Chief Judge Brown named chair of state policy commission
Published 12:25 pm Tuesday, August 8, 2017
By Josh Bergeron
SALISBURY — Rowan County Chief District Judge Charlie Brown has been tapped to lead the N.C. Sentencing and Policy Advisory Commission.
Brown, first appointed to the commission in 2008, will take over as chairman after Judge W. Ervin Spainhour stepped down after 18 years.
The commission makes recommendations for modifying sentencing laws and policies, as well as for adding, deleting or expanding sentencing options.
“I am honored to be appointed as chair of the Sentencing and Policy Advisory Commission and look forward to continuing the balanced and thoughtful approach that Judge Spainhour brought as chair,” Brown said in a news release.
N.C. Supreme Court Chief Justice Mark Martin, who made the appointment, said Brown’s experience in the court system and knowledge of the commission’s work will serve North Carolina well in the chairman’s role.
First elected to the Rowan County District Court bench in 1998, Brown became chief judge in 2001. He is past president of the Conference of Chief District Court Judges.
He received a bachelor’s degree from Appalachian State University and studied law at the University of South Dakota School of Law and the Wake Forest University School of Law. Brown and his wife, Emily Ford, live in Salisbury. They have two daughters and one son.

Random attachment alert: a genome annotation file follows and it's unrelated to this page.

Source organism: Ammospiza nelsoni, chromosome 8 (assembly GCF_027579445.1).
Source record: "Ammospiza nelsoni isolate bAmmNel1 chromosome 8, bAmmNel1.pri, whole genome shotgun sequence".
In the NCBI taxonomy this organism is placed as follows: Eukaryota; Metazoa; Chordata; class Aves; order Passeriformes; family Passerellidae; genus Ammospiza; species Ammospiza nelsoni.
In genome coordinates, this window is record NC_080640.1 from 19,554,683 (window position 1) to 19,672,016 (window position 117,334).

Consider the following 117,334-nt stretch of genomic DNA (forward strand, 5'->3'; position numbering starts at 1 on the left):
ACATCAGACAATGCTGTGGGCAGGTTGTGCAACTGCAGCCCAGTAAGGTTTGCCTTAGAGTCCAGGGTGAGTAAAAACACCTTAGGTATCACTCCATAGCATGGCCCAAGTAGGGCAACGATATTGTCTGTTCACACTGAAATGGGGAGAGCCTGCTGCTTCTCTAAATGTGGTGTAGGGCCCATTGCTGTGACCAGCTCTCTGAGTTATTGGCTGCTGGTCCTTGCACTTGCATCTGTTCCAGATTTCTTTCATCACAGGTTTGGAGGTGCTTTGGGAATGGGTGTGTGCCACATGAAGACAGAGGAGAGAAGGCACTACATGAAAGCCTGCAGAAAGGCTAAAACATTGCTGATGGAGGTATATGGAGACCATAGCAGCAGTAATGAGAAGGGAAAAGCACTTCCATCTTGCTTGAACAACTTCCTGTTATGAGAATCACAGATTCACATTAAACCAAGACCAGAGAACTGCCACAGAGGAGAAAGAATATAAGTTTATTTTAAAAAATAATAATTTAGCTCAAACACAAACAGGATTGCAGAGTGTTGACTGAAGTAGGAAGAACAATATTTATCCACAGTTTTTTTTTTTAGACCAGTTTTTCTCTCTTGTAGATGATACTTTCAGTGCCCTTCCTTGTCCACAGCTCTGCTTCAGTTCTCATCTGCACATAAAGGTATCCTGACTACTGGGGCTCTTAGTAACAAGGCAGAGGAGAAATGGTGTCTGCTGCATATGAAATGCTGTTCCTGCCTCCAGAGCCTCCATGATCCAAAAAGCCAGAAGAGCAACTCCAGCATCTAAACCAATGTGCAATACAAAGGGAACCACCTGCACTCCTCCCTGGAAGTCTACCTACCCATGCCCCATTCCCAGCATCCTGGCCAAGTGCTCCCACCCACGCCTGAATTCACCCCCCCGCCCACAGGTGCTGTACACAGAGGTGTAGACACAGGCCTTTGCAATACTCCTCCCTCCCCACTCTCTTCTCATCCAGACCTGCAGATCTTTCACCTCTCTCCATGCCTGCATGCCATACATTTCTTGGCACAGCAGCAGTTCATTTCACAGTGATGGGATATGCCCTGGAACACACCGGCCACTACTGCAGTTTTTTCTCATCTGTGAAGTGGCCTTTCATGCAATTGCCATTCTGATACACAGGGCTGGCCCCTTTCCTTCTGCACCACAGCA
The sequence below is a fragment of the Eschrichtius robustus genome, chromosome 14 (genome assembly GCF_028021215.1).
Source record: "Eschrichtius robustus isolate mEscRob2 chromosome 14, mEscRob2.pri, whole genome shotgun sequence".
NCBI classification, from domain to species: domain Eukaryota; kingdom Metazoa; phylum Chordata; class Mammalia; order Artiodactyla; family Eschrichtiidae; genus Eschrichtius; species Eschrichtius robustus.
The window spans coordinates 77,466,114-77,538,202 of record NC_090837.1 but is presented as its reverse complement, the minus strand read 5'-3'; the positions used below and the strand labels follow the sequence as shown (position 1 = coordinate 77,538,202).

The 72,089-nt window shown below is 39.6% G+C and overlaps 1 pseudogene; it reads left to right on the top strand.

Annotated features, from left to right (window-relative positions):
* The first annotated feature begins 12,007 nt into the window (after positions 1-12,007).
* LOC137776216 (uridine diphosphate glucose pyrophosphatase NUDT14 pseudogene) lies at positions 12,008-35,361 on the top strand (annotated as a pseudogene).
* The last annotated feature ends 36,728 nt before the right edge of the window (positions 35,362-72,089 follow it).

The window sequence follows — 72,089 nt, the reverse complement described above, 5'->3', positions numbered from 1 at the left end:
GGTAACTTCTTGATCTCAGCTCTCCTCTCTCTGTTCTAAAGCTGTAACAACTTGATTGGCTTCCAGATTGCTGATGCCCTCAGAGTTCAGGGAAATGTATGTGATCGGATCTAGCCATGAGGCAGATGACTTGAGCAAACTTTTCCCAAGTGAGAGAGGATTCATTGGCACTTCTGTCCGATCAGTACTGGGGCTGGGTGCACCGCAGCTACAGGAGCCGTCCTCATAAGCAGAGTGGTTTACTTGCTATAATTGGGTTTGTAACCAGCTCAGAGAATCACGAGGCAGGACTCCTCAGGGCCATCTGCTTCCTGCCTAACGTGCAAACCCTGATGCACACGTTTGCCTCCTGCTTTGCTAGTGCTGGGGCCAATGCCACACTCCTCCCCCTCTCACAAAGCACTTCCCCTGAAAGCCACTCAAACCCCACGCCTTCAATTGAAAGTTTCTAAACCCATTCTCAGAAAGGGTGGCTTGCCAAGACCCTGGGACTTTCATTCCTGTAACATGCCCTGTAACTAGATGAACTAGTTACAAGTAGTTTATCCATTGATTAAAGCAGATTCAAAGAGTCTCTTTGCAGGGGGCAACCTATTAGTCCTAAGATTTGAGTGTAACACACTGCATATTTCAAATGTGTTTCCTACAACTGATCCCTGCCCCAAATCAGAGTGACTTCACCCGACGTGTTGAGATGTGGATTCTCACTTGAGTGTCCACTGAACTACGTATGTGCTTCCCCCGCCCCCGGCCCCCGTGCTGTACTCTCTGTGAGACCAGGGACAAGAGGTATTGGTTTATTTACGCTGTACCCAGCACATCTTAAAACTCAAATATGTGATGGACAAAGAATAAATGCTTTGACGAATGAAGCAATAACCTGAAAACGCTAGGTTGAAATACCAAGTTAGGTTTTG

A news release about Brown’s appointment said he will continue working as chief district court judge in addition to chairing the commission.
The Sentencing and Policy Advisory Commission has 28 members from the state’s three branches of government, the criminal justice system and the public. It was created in 1990 by the General Assembly.
Brown has been reappointed four times to the commission to represent the Conference of District Court Judges. He has served on seven commission subcommittees, including leading the Justice Reinvestment Act Subcommittee since 2011. He also represented the commission on the Youth Accountability Task Force, created by the General Assembly to design a plan to raise the age of juvenile jurisdiction.
Contact reporter Josh Bergeron at 704-797-4246